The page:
Police on Monday evening shut off access to the streets near what was believed to be Crimo's home. An armored police vehicle drove down his street, and officers gathered, chatting on the nearby street corner, though the home was out of sight from the police perimeter. Police guarded the perimeter with rifles. Reporters and neighbors gathered nearby, and a helicopter hovered overhead.
Speaking outside a Highland Park fire station late Monday afternoon, Gov. J.B. Pritzker decried the shooting, saying he spoke with President Joe Biden about it earlier. They both agree on one thing, Pritzker said: "This madness must stop."
"If you're angry today, I'm here to tell you, be angry. I'm furious. I'm furious that yet more innocent lives were taken by gun violence. I'm furious that their loved ones are forever broken by what took place today. I'm furious that children and their families have been traumatized," Pritzker said, flanked by several elected officials including U.S. Sen. Tammy Duckworth. "While we celebrate the Fourth of July just once a year, mass shootings have become our weekly - yes, weekly - American tradition."
Pritzker noted how some might feel like "today is not the day" to talk about gun control or gun rights but then said "there is no better day and no better time than right here and right now."
"It is devastating that a celebration of America was ripped apart by our uniquely American plague," said Pritzker. "A day dedicated to freedom has put into stark relief the one freedom we as a nation refuse to uphold - the freedom of our fellow citizens to live without the daily fear of gun violence."
Republican gubernatorial candidate Darren Bailey tweeted a call for a special legislative session on crime.
"We must call a special session to address crime on our streets. We need to demand law and order and prosecute criminals," Bailey said. "We need more police on our streets to keep our families safe. Public safety must be a top priority." He notably did not mention gun control.
Biden on Monday afternoon said he offered Pritzker the full support of the federal government.
He also said he was "shocked by the senseless gun violence that has yet again brought grief to an American community on this Independence Day." He then touted his recent signing of "the first major bipartisan gun reform legislation in almost 30 years into law, which includes actions that will save lives. But there is much more work to do, and I'm not going to give up fighting the epidemic of gun violence."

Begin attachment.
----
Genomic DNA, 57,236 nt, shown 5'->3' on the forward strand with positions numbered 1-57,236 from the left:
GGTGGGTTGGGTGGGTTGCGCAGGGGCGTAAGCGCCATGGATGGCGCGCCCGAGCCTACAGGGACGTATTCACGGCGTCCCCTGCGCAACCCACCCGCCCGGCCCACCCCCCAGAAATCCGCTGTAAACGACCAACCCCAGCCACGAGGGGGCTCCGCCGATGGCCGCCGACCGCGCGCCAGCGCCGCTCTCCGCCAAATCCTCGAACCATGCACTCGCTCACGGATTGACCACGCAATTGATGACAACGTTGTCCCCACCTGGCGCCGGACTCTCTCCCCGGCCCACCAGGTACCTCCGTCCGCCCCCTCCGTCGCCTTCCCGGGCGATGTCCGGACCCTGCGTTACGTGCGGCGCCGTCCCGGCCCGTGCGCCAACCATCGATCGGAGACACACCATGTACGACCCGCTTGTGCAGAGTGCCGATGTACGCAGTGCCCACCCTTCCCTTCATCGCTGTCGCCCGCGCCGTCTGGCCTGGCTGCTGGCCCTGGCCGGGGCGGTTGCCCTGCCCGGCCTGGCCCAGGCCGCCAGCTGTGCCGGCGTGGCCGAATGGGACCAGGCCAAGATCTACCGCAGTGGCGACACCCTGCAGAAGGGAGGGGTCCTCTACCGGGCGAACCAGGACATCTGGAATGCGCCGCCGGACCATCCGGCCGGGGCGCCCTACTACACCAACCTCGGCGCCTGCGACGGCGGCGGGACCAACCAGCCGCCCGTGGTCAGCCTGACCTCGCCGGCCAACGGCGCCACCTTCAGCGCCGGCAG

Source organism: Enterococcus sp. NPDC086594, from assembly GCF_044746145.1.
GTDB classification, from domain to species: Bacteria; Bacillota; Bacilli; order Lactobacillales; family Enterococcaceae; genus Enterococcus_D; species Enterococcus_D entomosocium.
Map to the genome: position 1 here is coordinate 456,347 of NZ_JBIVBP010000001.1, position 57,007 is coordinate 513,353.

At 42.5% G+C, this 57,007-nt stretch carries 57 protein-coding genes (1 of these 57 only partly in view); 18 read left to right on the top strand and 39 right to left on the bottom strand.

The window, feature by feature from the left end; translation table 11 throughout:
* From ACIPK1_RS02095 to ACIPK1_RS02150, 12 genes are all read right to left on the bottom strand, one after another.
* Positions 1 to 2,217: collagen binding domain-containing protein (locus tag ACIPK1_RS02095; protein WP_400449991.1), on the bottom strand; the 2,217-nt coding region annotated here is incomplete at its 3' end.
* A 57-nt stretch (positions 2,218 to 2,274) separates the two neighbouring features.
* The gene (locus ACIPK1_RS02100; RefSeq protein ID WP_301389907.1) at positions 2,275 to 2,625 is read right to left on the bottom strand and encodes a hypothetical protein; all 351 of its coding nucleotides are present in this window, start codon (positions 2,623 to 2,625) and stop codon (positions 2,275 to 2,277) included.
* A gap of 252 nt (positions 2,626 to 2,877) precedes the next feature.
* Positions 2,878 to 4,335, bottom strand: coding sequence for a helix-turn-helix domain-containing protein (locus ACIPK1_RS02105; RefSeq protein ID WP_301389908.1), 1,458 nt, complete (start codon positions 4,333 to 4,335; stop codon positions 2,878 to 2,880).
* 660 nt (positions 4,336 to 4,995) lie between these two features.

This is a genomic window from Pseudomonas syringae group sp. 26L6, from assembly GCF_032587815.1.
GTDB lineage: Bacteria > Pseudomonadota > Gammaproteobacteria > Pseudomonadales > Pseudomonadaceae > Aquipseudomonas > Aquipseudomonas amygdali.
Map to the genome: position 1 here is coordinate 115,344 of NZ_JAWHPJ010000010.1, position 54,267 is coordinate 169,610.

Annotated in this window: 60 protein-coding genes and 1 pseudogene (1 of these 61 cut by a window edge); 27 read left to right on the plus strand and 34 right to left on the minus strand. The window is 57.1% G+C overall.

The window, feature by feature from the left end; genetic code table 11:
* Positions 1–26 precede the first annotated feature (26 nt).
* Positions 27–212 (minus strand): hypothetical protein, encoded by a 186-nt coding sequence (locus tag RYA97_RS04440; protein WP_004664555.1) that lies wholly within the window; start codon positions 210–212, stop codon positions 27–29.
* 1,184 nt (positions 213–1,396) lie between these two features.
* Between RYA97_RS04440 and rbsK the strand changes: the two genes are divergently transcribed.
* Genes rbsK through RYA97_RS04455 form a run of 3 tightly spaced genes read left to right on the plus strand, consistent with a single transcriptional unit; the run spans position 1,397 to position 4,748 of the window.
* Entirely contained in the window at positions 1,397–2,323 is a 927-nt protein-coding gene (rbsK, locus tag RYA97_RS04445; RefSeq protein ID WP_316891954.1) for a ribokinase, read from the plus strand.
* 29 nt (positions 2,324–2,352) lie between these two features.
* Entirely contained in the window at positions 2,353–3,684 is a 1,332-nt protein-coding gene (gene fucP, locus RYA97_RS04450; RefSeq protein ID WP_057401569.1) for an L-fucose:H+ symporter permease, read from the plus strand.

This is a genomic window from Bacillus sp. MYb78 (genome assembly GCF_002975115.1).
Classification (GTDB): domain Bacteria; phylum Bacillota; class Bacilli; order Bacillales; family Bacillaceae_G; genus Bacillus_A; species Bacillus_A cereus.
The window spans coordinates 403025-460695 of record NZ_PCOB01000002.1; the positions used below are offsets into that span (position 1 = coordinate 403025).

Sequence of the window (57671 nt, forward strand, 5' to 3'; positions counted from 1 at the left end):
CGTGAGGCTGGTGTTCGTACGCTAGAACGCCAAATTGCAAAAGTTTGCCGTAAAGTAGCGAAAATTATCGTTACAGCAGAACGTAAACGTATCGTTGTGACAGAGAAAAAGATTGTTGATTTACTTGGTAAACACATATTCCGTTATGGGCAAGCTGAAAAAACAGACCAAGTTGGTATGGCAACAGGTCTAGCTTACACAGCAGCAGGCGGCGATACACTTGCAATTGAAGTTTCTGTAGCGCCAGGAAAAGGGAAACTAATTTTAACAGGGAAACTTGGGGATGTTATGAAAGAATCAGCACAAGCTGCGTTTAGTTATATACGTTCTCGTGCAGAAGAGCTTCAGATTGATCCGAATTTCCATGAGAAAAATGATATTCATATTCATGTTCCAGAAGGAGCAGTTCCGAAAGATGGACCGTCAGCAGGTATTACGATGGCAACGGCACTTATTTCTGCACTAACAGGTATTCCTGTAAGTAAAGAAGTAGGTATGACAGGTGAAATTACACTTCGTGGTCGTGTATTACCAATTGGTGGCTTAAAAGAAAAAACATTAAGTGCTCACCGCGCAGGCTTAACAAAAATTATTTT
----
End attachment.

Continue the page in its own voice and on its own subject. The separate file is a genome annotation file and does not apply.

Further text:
Vice President Kamala Harris, who is slated to be in Chicago on Tuesday, echoed the sentiment.
"We are thankful to law enforcement and the first responders who arrived at the scene today and undoubtedly saved lives," she said in a statement. "Today's shooting is an unmistakable reminder that more should be done to address gun violence in our country."
Democratic U.S. Rep. Brad Schneider said he was at the parade with his campaign team when the shooting started.
"Hearing of loss of life and others injured. My condolences to the family and loved ones; my prayers for the injured and for my community; and my commitment to do everything I can to make our children, our towns, our nation safer," Schneider tweeted. "Enough is enough!"
Highland Park was the setting of a large gathering in support of gun control on June 11. The March for Our Lives rally was one of hundreds that took place across the country with the goal of pushing legislators to take bipartisan action on the matter.
And less than a decade ago, Highland Park found itself at the center of the national gun control debate, when a local pediatrician unsuccessfully challenged the town's ban on assault weapons in a case that made its way to some of the nation's highest courts.